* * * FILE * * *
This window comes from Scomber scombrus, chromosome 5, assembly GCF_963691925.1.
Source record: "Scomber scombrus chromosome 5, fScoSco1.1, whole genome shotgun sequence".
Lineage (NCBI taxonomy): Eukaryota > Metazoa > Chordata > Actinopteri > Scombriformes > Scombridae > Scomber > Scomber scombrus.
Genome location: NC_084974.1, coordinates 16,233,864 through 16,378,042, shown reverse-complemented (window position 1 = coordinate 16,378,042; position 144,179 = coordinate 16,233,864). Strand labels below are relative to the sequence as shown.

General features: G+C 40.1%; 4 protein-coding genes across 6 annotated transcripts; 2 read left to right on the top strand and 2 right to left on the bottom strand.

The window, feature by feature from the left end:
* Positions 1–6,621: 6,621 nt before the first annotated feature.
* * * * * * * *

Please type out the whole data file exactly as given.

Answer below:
This window comes from Scomber scombrus, chromosome 5, assembly GCF_963691925.1.
Source record: "Scomber scombrus chromosome 5, fScoSco1.1, whole genome shotgun sequence".
Lineage (NCBI taxonomy): Eukaryota > Metazoa > Chordata > Actinopteri > Scombriformes > Scombridae > Scomber > Scomber scombrus.
Genome location: NC_084974.1, coordinates 16,233,864 through 16,378,042, shown reverse-complemented (window position 1 = coordinate 16,378,042; position 144,179 = coordinate 16,233,864). Strand labels below are relative to the sequence as shown.

General features: G+C 40.1%; 4 protein-coding genes across 6 annotated transcripts; 2 read left to right on the top strand and 2 right to left on the bottom strand.

The window, feature by feature from the left end:
* Positions 1–6,621: 6,621 nt before the first annotated feature.